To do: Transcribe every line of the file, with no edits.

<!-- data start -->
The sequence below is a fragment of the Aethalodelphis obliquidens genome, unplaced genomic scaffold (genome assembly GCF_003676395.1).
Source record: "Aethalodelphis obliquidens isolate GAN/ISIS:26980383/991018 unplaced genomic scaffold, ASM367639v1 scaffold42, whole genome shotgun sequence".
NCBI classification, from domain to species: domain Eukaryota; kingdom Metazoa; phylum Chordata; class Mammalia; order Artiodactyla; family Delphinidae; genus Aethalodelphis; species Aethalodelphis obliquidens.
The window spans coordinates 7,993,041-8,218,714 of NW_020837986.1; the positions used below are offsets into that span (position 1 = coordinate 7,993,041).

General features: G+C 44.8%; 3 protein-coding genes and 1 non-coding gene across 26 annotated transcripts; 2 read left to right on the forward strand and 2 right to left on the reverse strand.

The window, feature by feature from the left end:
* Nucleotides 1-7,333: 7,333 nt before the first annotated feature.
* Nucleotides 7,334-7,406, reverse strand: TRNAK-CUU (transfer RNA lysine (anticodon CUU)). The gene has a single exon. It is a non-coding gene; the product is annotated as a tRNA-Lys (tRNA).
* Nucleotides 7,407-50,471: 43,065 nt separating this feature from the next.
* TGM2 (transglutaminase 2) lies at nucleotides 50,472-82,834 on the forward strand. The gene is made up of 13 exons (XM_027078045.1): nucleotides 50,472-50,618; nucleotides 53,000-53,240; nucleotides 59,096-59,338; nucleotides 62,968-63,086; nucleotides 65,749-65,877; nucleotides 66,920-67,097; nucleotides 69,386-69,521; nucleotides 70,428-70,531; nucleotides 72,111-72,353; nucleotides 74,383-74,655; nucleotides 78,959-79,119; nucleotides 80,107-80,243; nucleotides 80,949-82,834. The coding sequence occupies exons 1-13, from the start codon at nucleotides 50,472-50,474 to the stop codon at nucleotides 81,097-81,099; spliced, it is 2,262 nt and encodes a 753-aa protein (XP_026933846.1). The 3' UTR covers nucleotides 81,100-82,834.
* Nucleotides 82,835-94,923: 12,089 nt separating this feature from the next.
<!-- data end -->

The sequence below is a fragment of the Aethalodelphis obliquidens genome, unplaced genomic scaffold (genome assembly GCF_003676395.1).
Source record: "Aethalodelphis obliquidens isolate GAN/ISIS:26980383/991018 unplaced genomic scaffold, ASM367639v1 scaffold42, whole genome shotgun sequence".
NCBI classification, from domain to species: domain Eukaryota; kingdom Metazoa; phylum Chordata; class Mammalia; order Artiodactyla; family Delphinidae; genus Aethalodelphis; species Aethalodelphis obliquidens.
The window spans coordinates 7,993,041-8,218,714 of NW_020837986.1; the positions used below are offsets into that span (position 1 = coordinate 7,993,041).

General features: G+C 44.8%; 3 protein-coding genes and 1 non-coding gene across 26 annotated transcripts; 2 read left to right on the forward strand and 2 right to left on the reverse strand.

The window, feature by feature from the left end:
* Nucleotides 1-7,333: 7,333 nt before the first annotated feature.
* Nucleotides 7,334-7,406, reverse strand: TRNAK-CUU (transfer RNA lysine (anticodon CUU)). The gene has a single exon. It is a non-coding gene; the product is annotated as a tRNA-Lys (tRNA).
* Nucleotides 7,407-50,471: 43,065 nt separating this feature from the next.
* TGM2 (transglutaminase 2) lies at nucleotides 50,472-82,834 on the forward strand. The gene is made up of 13 exons (XM_027078045.1): nucleotides 50,472-50,618; nucleotides 53,000-53,240; nucleotides 59,096-59,338; nucleotides 62,968-63,086; nucleotides 65,749-65,877; nucleotides 66,920-67,097; nucleotides 69,386-69,521; nucleotides 70,428-70,531; nucleotides 72,111-72,353; nucleotides 74,383-74,655; nucleotides 78,959-79,119; nucleotides 80,107-80,243; nucleotides 80,949-82,834. The coding sequence occupies exons 1-13, from the start codon at nucleotides 50,472-50,474 to the stop codon at nucleotides 81,097-81,099; spliced, it is 2,262 nt and encodes a 753-aa protein (XP_026933846.1). The 3' UTR covers nucleotides 81,100-82,834.
* Nucleotides 82,835-94,923: 12,089 nt separating this feature from the next.